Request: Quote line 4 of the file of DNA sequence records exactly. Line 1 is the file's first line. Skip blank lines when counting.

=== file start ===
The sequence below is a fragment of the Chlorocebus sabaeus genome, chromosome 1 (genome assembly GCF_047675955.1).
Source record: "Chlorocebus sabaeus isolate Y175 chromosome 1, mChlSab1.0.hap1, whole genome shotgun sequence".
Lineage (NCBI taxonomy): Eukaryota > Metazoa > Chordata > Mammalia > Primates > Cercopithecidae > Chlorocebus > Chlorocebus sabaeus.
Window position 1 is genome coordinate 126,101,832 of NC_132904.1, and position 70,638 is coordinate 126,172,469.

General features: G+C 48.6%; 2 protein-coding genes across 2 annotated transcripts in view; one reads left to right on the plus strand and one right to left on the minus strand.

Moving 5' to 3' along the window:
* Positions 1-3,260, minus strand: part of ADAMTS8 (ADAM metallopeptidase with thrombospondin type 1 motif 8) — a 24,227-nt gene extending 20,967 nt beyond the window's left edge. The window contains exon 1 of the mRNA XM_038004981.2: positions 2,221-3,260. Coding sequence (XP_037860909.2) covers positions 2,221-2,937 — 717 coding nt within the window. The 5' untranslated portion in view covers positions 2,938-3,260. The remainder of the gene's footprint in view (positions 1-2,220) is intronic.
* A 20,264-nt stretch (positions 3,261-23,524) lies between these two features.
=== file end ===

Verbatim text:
Window position 1 is genome coordinate 126,101,832 of NC_132904.1, and position 70,638 is coordinate 126,172,469.